“It’s something people ask me and ask me,” said Clarice Ross of Perry when asked the secret of her longevity. She celebrated her 104th birthday Thursday at her home at the Rowley Masonic Community in Perry.
“And I always say the same thing: I haven’t the faintest idea.”
Clarice taught third grade in the Perry public school system for many years, but it was for her a return to teaching after a long spell as wife and mother. Her teaching career had begun long before, in 1932, when she was fresh out of school and landed an $80-a-month job teaching second grade in the Woodward school system.
“I heard about the job, and when I got there, 12 people were already in line,” Ross said. “I won’t say I went home deflated, but I was sure I wouldn’t get the job, being just out of school.”
But the next day the phone rang, and she was offered the job. It was a lucky break, she said. Many of her friends were teaching in rural township schools hereabouts and earning $40 a month. It was the depth of the Great Depression in the U.S.
Her path has had its bumps, too. Clarice’s father died of a burst appendix before her birth in 1912. She lost her mother to tuberculosis when she was only 5, and she was thereafter raised by an aunt and uncle on a farm south of Ogden.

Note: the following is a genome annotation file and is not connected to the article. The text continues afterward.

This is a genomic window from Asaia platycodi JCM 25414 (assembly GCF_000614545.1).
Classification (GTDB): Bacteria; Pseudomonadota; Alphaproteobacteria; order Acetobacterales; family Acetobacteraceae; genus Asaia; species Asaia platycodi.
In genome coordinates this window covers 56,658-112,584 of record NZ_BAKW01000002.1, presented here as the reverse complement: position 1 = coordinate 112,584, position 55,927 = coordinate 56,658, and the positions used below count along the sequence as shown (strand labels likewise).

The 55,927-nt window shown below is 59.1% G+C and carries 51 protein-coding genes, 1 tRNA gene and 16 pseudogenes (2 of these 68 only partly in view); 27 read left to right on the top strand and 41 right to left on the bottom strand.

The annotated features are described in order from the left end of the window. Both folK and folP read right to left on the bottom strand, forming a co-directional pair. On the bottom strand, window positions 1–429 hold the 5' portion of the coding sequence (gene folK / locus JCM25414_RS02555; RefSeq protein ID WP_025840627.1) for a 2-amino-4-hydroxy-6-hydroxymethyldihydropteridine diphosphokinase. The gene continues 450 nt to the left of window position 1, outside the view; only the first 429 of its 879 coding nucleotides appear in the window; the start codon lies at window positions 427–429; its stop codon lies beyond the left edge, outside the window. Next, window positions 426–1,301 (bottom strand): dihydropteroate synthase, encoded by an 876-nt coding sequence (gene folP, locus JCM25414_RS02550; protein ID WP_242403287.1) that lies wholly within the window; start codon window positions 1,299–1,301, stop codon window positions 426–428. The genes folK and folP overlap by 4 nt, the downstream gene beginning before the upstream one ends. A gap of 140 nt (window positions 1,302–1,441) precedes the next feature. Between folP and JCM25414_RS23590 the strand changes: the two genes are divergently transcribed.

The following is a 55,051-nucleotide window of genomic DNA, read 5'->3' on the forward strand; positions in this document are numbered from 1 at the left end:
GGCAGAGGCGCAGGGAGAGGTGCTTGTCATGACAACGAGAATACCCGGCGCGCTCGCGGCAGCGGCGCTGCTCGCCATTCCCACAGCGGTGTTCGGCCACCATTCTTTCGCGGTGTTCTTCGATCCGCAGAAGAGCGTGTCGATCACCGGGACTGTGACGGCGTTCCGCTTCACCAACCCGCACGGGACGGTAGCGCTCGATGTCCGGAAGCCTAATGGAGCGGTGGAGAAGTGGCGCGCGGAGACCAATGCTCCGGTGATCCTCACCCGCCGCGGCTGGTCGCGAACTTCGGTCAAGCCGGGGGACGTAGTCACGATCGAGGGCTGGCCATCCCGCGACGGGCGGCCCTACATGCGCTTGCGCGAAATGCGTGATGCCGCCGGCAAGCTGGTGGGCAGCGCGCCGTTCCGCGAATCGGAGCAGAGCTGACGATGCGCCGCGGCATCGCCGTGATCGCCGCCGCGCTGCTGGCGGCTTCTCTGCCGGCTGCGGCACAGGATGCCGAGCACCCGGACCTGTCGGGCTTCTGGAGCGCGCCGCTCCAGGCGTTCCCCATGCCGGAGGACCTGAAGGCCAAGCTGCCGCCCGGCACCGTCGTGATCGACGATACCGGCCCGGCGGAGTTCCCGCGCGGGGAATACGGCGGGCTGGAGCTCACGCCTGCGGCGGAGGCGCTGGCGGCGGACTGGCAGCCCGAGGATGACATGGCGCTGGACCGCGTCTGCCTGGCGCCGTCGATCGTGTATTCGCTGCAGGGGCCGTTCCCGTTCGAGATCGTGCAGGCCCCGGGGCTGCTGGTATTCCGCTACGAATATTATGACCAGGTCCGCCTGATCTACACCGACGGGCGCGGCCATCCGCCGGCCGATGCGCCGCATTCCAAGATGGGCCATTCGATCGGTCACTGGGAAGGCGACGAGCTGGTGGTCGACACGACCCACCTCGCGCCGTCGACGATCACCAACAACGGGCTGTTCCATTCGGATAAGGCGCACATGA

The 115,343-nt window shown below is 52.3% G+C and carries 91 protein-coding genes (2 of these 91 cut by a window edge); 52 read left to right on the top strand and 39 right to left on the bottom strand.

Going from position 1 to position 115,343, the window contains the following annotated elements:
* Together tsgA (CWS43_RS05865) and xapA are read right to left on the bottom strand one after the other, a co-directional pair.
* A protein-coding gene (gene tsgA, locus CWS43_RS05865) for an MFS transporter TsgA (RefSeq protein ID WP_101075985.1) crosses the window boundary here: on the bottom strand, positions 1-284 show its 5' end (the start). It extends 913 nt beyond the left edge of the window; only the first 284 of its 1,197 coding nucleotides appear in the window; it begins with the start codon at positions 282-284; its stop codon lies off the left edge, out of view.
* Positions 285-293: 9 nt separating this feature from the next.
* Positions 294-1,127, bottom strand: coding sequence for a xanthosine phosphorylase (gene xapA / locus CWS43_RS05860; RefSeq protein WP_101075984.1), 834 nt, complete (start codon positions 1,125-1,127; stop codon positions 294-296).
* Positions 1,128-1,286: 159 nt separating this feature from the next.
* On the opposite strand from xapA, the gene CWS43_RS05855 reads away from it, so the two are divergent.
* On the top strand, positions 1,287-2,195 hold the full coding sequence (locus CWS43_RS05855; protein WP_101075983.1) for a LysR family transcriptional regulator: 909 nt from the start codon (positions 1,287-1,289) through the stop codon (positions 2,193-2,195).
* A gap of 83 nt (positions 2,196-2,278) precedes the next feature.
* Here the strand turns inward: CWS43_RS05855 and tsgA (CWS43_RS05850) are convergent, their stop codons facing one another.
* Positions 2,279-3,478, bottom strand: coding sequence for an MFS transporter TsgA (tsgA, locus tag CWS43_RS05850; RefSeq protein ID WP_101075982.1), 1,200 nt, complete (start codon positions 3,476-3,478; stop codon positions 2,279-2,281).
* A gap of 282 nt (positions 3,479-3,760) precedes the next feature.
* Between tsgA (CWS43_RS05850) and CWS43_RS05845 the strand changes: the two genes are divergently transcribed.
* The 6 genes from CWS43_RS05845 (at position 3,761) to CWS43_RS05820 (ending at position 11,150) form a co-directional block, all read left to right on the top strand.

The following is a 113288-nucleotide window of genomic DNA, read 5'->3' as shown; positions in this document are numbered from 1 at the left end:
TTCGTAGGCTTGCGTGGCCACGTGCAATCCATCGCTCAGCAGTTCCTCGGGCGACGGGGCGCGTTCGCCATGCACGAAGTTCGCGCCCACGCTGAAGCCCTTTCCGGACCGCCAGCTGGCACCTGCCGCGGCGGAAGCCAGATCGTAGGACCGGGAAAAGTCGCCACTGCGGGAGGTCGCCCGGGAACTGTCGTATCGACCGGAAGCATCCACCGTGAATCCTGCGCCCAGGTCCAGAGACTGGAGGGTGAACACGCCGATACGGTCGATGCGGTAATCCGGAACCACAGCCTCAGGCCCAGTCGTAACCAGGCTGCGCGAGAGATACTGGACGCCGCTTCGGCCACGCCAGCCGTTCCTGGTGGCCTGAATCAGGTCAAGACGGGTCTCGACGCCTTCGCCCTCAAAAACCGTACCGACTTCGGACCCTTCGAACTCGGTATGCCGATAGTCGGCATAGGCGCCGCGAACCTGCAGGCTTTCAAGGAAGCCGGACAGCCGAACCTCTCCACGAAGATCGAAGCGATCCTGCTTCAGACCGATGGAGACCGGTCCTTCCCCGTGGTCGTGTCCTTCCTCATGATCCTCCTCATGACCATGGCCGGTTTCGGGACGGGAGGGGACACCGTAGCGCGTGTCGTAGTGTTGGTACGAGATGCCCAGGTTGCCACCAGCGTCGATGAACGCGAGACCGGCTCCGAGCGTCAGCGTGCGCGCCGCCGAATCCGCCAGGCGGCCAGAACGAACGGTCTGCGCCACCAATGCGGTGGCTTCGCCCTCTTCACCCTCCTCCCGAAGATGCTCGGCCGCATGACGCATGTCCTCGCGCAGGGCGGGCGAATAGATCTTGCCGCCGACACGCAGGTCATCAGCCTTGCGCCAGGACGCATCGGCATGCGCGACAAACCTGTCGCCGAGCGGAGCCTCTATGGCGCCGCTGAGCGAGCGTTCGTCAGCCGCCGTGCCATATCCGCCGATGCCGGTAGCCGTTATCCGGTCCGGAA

But Clarice survived these shocks and graduated from Ogden High School in 1930. She now speaks with pleasure of her many friends and acquaintances from her teaching days in Perry.
Clarice still likes getting her hair done on Thursdays and is a fan of the broasted chicken served at a local Perry restaurant. She is looking forward to their reopening in the spring, she said, “maybe on the 20th or 25th.”
Her son, Gary Ross of Perry, celebrated his 80th birthday this month, and Clarice said his two daughters, her granddaughters — “one from Colorado and one from Illinois” — came to town and prepared a pair of birthday dinners for them both.
“They fixed Gary his favorite: beef,” she said, “and for me they made a lovely ham.”
Clarice has never been one to seek the spotlight but prefers things “low key,” she said, so it took some coaxing for her to sit for a birthday picture.
“If you must,” she said with a twinkle in her eye.